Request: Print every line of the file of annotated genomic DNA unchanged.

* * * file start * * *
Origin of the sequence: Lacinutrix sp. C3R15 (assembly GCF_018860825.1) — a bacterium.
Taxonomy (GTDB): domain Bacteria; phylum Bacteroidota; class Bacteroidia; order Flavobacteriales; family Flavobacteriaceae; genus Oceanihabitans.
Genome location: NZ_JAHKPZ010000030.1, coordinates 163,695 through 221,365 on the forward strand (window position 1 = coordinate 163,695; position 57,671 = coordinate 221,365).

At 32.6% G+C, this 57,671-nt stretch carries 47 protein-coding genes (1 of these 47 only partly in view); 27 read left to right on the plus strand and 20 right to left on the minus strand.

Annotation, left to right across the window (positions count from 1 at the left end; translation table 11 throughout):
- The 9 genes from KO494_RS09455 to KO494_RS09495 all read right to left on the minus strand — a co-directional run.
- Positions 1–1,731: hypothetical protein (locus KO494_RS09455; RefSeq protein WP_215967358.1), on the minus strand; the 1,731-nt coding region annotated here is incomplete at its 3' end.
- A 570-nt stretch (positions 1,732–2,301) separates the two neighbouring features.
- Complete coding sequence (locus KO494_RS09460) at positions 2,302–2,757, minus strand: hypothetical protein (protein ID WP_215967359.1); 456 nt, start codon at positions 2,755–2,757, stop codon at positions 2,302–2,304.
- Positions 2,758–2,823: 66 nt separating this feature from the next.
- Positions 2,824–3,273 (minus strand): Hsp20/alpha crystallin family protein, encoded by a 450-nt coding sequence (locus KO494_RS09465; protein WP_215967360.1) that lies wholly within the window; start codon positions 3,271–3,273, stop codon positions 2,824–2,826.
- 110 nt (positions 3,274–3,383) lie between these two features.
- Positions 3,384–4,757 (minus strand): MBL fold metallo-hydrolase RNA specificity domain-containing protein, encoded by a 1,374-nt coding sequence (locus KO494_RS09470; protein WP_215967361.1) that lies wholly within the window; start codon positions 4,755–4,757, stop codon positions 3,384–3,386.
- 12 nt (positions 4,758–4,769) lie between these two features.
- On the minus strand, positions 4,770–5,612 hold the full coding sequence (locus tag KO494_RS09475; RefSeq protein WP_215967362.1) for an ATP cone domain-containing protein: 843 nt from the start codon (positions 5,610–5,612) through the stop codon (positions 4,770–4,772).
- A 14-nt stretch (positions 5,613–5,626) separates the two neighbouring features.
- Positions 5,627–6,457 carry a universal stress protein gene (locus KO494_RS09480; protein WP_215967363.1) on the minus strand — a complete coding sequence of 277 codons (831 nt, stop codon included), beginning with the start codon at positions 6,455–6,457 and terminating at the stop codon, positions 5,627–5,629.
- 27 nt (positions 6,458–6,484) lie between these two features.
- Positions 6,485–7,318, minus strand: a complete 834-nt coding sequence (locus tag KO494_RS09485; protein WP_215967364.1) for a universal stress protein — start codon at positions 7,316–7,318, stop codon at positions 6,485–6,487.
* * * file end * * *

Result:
Origin of the sequence: Lacinutrix sp. C3R15 (assembly GCF_018860825.1) — a bacterium.
Taxonomy (GTDB): domain Bacteria; phylum Bacteroidota; class Bacteroidia; order Flavobacteriales; family Flavobacteriaceae; genus Oceanihabitans.
Genome location: NZ_JAHKPZ010000030.1, coordinates 163,695 through 221,365 on the forward strand (window position 1 = coordinate 163,695; position 57,671 = coordinate 221,365).

At 32.6% G+C, this 57,671-nt stretch carries 47 protein-coding genes (1 of these 47 only partly in view); 27 read left to right on the plus strand and 20 right to left on the minus strand.

Annotation, left to right across the window (positions count from 1 at the left end; translation table 11 throughout):
- The 9 genes from KO494_RS09455 to KO494_RS09495 all read right to left on the minus strand — a co-directional run.
- Positions 1–1,731: hypothetical protein (locus KO494_RS09455; RefSeq protein WP_215967358.1), on the minus strand; the 1,731-nt coding region annotated here is incomplete at its 3' end.
- A 570-nt stretch (positions 1,732–2,301) separates the two neighbouring features.
- Complete coding sequence (locus KO494_RS09460) at positions 2,302–2,757, minus strand: hypothetical protein (protein ID WP_215967359.1); 456 nt, start codon at positions 2,755–2,757, stop codon at positions 2,302–2,304.
- Positions 2,758–2,823: 66 nt separating this feature from the next.
- Positions 2,824–3,273 (minus strand): Hsp20/alpha crystallin family protein, encoded by a 450-nt coding sequence (locus KO494_RS09465; protein WP_215967360.1) that lies wholly within the window; start codon positions 3,271–3,273, stop codon positions 2,824–2,826.
- 110 nt (positions 3,274–3,383) lie between these two features.
- Positions 3,384–4,757 (minus strand): MBL fold metallo-hydrolase RNA specificity domain-containing protein, encoded by a 1,374-nt coding sequence (locus KO494_RS09470; protein WP_215967361.1) that lies wholly within the window; start codon positions 4,755–4,757, stop codon positions 3,384–3,386.
- 12 nt (positions 4,758–4,769) lie between these two features.
- On the minus strand, positions 4,770–5,612 hold the full coding sequence (locus tag KO494_RS09475; RefSeq protein WP_215967362.1) for an ATP cone domain-containing protein: 843 nt from the start codon (positions 5,610–5,612) through the stop codon (positions 4,770–4,772).
- A 14-nt stretch (positions 5,613–5,626) separates the two neighbouring features.
- Positions 5,627–6,457 carry a universal stress protein gene (locus KO494_RS09480; protein WP_215967363.1) on the minus strand — a complete coding sequence of 277 codons (831 nt, stop codon included), beginning with the start codon at positions 6,455–6,457 and terminating at the stop codon, positions 5,627–5,629.
- 27 nt (positions 6,458–6,484) lie between these two features.
- Positions 6,485–7,318, minus strand: a complete 834-nt coding sequence (locus tag KO494_RS09485; protein WP_215967364.1) for a universal stress protein — start codon at positions 7,316–7,318, stop codon at positions 6,485–6,487.